The process of selecting and hiring bid professionals is changing, both in how organisations are attracting candidates, and the selection process itself. The last 5 years have seen significant developments in this regard.
The recruitment market for bid professionals is more competitive than ever and as such, hiring organisations are having to sell themselves just as much as candidates are. This makes sense, after all it is an ‘inter’ view; so it should be reciprocal. Flexible working is a great example of this. Organisations that offer flexible working arrangements can attract the best talent in the market and we appear to be moving away from the traditional 5-day week in the office. When you are not limited by office location, you can widen the net significantly to ensure you hire based on skills, rather than who is available locally.
We see an increasing number of in-house teams taking control of the recruitment process. The rise of LinkedIn over the past 5 years means that anyone can now reach a global audience of professionals within specialist markets. It has become one of the most powerful recruitment tools available. The only danger is developing an over-reliance on it and hoping someone will see your advert and apply. I believe that when recruiting you need someone proactively managing the process that understands what you are looking for, otherwise you are relying on hope as your main strategy.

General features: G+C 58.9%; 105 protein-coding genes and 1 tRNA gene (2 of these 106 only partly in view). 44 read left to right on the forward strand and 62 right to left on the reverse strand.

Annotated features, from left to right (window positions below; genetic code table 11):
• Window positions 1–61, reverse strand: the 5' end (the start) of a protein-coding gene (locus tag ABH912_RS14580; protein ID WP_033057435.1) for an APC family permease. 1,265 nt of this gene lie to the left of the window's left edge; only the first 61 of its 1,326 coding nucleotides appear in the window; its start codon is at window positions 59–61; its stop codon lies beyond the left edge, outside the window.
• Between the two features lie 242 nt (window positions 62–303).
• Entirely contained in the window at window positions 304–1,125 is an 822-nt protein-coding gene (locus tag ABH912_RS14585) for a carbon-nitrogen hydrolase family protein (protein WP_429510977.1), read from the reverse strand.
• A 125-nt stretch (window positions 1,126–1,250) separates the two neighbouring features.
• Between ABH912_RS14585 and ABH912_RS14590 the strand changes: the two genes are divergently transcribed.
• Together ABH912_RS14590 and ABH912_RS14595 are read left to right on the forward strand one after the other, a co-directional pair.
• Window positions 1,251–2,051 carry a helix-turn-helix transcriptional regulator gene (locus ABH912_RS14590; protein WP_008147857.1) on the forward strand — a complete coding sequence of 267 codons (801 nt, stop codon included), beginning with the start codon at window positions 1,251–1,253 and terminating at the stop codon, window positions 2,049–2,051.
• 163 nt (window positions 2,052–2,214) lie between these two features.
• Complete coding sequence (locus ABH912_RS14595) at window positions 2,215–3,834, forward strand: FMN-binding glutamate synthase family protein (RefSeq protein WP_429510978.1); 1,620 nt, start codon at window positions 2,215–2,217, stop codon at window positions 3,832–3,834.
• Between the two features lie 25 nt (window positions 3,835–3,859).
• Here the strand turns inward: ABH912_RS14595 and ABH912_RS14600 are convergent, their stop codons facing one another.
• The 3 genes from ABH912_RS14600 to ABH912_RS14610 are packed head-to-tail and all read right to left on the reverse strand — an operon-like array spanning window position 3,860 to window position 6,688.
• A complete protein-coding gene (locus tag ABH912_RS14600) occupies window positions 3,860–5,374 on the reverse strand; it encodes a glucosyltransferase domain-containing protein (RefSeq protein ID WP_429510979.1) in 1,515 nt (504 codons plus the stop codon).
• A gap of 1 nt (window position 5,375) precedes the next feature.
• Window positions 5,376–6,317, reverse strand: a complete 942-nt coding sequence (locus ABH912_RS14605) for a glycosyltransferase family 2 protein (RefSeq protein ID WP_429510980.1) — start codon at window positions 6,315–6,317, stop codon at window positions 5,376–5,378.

The interview process is evolving too. There is a growing acknowledgement that spending too long on interviews (7 stage interview processes in some instances) will cause you to miss out on candidates to quicker decision-makers. We have seen the flip side too, where candidates are hired after 1 stage, but this is also not without risk.
Assessments and online testing are becoming more prevalent within interviews. This can take the form of executive summary re-writes, personality and behavioural assessments, proofreading exercises or presentations. I personally believe there is a lot of merit in this kind of testing, so long as it is relevant to the role that is being recruited. For instance, it still feels like there is a shortage of quality bid writers, despite the increased numbers within the profession. We’ve seen a large number of experienced bid professionals fail simple proofreading tests at interviews, which for a profession that relies on selling through a written document, is of great concern.
I believe that the development of an industry-wide bid writing qualification would therefore be greatly welcomed. At present it is possible to undertake a 1 or 2 day course to polish your skills, however a full qualification that is recognised by the Department for Education would hold far greater weight. As it stands, University degrees are often listed as a requirement on job adverts but are rarely an essential criterion. A formal bid writing qualification would change this and would offer a real differentiator for candidate applications.
In my opinion, as the bid profession evolves, the hiring process needs to keep evolving too. For example, for a position that requires virtual management of a team, is there still a need to meet face to face, or do you need to assess their ability to engage ‘virtually’ more than their ‘face to face’ skills? Tailoring your hiring process to your specific role, rather than taking a one-size-fits-all approach, will produce better results and ensure you secure the best fit for your organisation.
This article was written by Ben Hannon.